When The Fires Took It All…

Raging burning fire, its flame spreading all throughout Los Angeles and Ventura counties. To some this fire was known as the South Carolina wildfires, but to the people, plants, and animals they know those deadly flames as the Woolsey Fire. The Woolsey Fire that broke out on November 8th and started near Simi Valley.

This fire destroyed thousands of structures and caused up to $5 Billion in damage, and that’s only concerning real estate. People across the world only saw small fragments of the fire, but they didn’t see the fear and panic especially of the fact that the fire was only one of many in a close timeline and people still have to wear masks whenever they leave the house. Fear, hurt, injuries, and suffering. Only a small fragment of emotions and events occurring during the California wildfires that raged for multiple days on end. Now’s the time to get the full story.

The fatalities for the Woolsey Fire and the two others (Hill and Camp Fire) that accompanied it, in total thirty one people have died. In North Carolina alone, 29 people had passed away during the wildfires while 228 people were not found. In South California two people died.

As said before, there were $5 billion in real estate damage that burned within the 96,949 acres that had been taken by the fire. To be exact, the Woolsey Fire had destroyed 1,643 structures and damaged 364 others as well.

Donald Arbitblit, a lawyer that works for the firm Lieff Cabraser Heimann & Bernstein was affected by the fires also. “I live in Berkley, CA, about 350 miles from the Woolsey Fire, so I have not seen anything in person. Our area was very smoky from the fire up north in Paradise, CA, and many people wore masks to filter out harmful particles, even at a distance. The pictures of the fire zone in the newspapers are really devastating.”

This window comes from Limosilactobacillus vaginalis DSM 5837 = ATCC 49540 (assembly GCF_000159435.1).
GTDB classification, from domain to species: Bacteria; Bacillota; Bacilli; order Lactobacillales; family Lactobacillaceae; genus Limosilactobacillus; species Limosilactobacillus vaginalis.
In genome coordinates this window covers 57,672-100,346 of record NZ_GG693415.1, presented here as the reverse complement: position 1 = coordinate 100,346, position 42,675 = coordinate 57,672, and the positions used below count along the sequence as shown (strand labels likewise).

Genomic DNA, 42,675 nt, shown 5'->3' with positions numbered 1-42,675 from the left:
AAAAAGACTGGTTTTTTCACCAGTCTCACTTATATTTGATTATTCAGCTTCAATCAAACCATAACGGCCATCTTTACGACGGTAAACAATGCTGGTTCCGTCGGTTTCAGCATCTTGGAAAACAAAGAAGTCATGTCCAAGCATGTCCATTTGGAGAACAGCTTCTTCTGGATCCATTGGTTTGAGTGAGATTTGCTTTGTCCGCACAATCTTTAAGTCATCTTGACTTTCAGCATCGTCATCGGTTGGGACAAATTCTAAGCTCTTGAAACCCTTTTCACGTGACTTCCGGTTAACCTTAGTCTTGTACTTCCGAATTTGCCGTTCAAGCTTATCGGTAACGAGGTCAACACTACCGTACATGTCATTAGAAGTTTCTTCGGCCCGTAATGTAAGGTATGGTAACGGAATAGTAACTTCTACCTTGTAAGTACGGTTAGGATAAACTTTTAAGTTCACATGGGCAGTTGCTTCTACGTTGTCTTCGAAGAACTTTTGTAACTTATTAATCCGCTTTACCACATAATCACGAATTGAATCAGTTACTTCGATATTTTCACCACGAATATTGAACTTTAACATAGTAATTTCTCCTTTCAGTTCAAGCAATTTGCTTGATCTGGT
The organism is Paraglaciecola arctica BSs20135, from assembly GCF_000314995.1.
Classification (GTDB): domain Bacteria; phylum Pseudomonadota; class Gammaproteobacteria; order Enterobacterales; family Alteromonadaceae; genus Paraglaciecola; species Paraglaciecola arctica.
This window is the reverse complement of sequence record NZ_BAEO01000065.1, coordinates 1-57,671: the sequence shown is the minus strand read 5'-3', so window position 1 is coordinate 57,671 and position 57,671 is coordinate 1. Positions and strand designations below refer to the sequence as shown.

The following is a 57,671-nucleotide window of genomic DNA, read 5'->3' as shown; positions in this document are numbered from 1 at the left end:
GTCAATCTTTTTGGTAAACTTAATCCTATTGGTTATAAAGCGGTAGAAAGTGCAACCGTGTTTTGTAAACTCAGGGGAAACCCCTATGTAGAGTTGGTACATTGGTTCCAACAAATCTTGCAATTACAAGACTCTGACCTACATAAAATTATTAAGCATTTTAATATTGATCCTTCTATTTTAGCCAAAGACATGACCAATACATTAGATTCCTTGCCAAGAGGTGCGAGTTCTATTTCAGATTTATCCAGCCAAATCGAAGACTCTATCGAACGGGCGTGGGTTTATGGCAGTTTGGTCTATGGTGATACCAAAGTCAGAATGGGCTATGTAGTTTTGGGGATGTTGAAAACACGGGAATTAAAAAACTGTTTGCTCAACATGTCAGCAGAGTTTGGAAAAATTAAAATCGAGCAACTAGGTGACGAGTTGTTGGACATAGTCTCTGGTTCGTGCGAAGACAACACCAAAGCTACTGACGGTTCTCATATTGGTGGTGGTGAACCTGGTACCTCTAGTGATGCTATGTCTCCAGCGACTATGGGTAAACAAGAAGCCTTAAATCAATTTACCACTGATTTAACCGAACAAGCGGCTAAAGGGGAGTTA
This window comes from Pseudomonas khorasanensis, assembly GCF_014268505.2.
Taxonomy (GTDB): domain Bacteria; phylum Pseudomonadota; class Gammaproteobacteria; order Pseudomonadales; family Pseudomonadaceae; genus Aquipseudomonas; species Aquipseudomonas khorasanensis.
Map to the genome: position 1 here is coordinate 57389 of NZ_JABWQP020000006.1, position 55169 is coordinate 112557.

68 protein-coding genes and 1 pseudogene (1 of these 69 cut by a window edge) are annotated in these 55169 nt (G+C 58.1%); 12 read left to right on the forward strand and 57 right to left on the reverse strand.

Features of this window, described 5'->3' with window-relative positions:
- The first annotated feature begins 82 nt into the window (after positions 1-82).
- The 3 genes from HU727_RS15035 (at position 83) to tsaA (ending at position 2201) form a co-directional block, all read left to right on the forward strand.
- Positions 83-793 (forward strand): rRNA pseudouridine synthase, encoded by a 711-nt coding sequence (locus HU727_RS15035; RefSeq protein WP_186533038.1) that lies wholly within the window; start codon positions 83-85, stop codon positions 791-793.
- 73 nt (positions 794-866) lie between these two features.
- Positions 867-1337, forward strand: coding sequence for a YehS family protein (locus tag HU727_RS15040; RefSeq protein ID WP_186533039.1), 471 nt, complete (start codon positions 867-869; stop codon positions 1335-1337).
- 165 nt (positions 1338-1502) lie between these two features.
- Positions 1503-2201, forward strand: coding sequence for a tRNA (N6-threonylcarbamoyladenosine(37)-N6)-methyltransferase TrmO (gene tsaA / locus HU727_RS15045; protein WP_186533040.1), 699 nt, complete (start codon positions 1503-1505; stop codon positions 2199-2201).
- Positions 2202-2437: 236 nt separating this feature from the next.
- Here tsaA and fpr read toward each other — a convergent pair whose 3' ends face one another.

Mr. Arbitblit also informed to the fact that not only had he and his wife been forced in doors due to “Very unhealthy air categories” which eventually cleared up after the rainstorm a week after the fires. Don’t forget though, people weren’t the the only ones that were affected by the fires.

It seemed as if no one was safe as the wildfires attacked basically everyone and everything. Animals such as horses, dogs, and birds alike fall into this category with things like police officers having to watch after horses when the Camp Fire surged through Paradise and rescue llamas were tied to lifeguard stands in Malibu both said to have happened on November 9th. On November 14, a rescue worker had to use a cadaver dog to search for survivors at mobile home parks. Those are only a few of the pieces of the puzzle to this hellish aftermath across much of California.

With all that was happening people poured their hearts out with sympathy. Many people felt sympathy for the victims and was astonished by the major effect the fires managed to have on the whole state.

Manolia Abbas, another Unis Middle School 8th grader, who has cousins and many family that live in California with two of her cousins going to college there would be heartbroken as you can tell by her eye opening statement from when she heard about the fires, “I felt devastated. I saw headlines for it, and it was horrifying. I have many family members in Eastern California, it was overwhelming.”

I know for a fact I have a hard time trying to bring this story to a close. So much pain has occurred. All I can think is, “How do I close something that’s been so eye opening and honest?” I’ve got to be honest, I don’t fully know. Nothing too flashy or dramatic, just human, honest, real.  Of all the interviewees I asked a qustion,“Describe the fires in three words.” Their answers in three words was scary, thought provoking, and heartwrenching.

Leave a Reply

Your email address will not be published. Required fields are marked *